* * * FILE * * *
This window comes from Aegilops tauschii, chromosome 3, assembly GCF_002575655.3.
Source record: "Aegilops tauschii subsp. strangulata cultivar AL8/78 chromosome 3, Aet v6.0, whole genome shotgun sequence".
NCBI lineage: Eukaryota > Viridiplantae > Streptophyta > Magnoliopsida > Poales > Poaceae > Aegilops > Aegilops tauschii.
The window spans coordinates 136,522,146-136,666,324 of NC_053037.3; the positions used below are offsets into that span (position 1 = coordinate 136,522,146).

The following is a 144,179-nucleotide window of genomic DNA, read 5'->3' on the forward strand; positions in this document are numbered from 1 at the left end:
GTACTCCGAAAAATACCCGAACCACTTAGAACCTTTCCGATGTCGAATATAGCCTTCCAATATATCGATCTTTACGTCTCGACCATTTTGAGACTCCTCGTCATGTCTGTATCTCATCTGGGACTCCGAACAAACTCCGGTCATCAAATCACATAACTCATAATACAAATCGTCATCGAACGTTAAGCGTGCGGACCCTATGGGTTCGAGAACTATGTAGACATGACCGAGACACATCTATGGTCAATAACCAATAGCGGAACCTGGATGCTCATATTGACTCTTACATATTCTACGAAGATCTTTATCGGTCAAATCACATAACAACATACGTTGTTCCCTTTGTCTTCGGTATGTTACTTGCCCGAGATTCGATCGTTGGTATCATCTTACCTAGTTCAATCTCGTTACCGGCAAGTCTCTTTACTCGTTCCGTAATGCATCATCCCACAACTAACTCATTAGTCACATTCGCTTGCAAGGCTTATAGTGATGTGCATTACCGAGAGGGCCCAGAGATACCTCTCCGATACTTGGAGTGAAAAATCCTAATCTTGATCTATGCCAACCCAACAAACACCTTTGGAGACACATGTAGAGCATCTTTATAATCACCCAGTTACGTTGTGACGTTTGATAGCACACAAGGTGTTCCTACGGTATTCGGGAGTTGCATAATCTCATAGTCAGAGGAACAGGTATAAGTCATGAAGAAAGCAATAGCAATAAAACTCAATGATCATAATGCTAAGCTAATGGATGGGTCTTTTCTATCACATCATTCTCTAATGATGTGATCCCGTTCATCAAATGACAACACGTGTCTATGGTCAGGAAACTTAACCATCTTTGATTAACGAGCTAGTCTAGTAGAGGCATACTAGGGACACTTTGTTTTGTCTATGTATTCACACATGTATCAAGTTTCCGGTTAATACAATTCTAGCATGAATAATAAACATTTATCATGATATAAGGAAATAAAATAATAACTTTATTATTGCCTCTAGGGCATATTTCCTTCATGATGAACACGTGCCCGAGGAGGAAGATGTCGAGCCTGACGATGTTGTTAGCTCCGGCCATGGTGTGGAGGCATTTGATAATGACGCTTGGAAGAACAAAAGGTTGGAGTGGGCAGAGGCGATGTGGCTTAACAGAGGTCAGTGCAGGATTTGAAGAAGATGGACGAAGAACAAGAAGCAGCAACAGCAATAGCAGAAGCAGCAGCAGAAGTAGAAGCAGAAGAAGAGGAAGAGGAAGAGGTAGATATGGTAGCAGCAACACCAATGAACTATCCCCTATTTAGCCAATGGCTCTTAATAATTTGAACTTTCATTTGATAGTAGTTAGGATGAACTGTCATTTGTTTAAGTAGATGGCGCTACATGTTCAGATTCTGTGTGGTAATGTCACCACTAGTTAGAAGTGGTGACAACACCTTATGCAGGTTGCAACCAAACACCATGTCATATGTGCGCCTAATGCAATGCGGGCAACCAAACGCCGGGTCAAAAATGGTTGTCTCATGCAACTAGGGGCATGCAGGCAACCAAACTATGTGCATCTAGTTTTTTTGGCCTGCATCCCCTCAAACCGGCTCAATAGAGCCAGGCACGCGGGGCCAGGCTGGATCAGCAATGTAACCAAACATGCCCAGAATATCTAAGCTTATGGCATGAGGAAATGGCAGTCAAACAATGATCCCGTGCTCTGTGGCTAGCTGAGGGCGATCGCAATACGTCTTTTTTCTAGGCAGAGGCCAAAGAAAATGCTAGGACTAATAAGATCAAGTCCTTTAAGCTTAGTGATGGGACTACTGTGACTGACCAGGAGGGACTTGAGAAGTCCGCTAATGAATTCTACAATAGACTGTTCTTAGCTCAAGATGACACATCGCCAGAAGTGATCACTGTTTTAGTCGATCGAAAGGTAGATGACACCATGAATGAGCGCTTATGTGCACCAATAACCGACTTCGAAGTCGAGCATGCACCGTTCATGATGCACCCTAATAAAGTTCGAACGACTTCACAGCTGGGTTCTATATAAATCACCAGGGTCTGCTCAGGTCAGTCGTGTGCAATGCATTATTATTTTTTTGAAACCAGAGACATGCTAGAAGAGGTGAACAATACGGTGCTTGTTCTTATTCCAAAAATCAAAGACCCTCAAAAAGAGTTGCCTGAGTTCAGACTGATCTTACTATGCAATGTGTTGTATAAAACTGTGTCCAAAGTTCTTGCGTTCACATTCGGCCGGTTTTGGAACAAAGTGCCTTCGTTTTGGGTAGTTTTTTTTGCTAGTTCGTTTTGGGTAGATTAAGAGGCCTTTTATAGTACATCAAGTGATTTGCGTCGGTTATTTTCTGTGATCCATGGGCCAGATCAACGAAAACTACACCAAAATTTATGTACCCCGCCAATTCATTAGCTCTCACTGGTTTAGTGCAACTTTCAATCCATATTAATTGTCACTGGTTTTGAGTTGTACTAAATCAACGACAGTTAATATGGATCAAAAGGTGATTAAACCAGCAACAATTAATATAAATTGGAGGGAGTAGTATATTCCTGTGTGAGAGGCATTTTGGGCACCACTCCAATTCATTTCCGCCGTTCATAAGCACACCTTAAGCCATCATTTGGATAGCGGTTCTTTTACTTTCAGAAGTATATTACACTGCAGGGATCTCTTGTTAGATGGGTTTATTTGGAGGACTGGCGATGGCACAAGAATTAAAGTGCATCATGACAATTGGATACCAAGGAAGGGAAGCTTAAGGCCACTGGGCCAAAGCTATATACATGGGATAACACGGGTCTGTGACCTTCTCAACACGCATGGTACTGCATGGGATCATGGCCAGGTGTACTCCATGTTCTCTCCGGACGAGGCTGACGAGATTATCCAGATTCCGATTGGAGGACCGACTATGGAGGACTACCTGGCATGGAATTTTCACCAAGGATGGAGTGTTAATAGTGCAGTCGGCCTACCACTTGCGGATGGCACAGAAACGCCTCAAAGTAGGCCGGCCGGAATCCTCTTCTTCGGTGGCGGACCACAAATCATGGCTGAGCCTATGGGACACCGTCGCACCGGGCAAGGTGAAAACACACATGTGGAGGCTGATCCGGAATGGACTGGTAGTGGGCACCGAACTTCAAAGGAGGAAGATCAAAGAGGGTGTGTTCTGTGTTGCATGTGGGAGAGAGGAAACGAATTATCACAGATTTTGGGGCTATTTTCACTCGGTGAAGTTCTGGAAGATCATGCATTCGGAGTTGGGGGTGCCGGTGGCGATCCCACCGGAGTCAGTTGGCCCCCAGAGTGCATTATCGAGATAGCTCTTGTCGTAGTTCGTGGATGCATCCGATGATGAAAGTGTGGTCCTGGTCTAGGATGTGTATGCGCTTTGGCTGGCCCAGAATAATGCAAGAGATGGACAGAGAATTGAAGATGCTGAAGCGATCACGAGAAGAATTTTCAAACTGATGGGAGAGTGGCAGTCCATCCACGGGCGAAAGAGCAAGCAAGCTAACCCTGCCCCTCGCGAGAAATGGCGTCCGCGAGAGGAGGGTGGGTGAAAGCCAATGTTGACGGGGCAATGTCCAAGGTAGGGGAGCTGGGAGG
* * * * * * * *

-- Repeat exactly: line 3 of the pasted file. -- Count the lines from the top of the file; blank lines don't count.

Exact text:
NCBI lineage: Eukaryota > Viridiplantae > Streptophyta > Magnoliopsida > Poales > Poaceae > Aegilops > Aegilops tauschii.